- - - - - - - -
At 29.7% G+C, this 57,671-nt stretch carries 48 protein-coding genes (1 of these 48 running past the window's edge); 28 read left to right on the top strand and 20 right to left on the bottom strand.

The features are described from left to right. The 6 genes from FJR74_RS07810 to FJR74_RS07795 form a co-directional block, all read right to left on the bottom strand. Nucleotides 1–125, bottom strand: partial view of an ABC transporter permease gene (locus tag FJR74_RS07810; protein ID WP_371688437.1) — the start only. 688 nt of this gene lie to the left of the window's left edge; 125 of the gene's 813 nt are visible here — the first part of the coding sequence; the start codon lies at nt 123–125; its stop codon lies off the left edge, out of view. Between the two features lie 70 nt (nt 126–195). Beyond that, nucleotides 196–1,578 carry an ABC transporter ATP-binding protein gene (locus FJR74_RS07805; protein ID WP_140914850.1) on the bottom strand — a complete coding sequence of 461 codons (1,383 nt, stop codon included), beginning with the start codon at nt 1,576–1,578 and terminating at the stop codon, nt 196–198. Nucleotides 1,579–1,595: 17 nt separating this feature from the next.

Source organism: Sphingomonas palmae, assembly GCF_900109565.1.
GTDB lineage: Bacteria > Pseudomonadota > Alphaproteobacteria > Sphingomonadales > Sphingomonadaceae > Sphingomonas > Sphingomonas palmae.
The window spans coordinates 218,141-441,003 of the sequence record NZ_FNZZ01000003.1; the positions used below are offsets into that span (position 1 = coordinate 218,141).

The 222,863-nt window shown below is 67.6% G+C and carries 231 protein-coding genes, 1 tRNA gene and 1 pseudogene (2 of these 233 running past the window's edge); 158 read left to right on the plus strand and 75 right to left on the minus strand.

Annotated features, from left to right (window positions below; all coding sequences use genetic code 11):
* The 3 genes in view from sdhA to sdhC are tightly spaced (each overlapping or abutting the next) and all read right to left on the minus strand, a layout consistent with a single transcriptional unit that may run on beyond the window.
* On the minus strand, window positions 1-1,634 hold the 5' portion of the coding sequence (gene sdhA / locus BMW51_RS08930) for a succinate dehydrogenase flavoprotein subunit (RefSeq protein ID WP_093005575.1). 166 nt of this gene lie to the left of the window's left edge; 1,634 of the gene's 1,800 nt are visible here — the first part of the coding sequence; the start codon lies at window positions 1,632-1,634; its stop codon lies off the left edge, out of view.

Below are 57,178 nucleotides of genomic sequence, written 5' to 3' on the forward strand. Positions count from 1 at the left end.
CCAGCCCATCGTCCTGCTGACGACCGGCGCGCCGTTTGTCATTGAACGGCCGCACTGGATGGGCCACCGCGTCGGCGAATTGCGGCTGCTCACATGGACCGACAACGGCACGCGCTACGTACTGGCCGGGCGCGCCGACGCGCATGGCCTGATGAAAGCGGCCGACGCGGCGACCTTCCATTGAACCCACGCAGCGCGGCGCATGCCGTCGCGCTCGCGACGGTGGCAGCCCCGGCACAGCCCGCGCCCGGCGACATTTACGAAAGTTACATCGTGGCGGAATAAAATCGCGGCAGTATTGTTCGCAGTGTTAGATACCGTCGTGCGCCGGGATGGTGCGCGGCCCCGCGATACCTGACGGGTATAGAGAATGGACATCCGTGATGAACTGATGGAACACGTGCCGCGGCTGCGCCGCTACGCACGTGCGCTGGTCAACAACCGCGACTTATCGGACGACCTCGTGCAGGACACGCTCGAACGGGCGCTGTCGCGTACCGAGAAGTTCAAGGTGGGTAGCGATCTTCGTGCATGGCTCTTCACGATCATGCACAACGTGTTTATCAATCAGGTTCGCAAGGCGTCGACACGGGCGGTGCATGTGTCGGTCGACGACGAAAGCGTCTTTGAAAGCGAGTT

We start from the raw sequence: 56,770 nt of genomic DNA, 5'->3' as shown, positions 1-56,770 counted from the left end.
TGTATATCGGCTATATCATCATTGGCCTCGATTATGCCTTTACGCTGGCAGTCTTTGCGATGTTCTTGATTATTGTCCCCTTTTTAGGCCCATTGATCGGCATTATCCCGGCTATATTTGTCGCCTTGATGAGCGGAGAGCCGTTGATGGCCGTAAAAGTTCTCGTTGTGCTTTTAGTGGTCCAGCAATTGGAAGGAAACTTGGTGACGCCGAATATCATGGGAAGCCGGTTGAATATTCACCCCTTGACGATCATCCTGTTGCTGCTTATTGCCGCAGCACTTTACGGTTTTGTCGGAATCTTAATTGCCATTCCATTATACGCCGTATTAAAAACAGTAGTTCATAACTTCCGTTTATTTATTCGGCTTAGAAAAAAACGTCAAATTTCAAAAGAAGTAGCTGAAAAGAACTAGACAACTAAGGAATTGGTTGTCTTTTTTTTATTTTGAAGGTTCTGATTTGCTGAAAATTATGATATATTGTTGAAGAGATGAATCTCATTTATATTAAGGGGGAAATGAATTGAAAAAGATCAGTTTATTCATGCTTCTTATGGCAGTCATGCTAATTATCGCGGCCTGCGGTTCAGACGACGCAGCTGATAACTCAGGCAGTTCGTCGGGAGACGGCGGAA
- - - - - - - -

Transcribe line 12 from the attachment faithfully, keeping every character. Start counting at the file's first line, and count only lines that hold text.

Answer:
We start from the raw sequence: 56,770 nt of genomic DNA, 5'->3' as shown, positions 1-56,770 counted from the left end.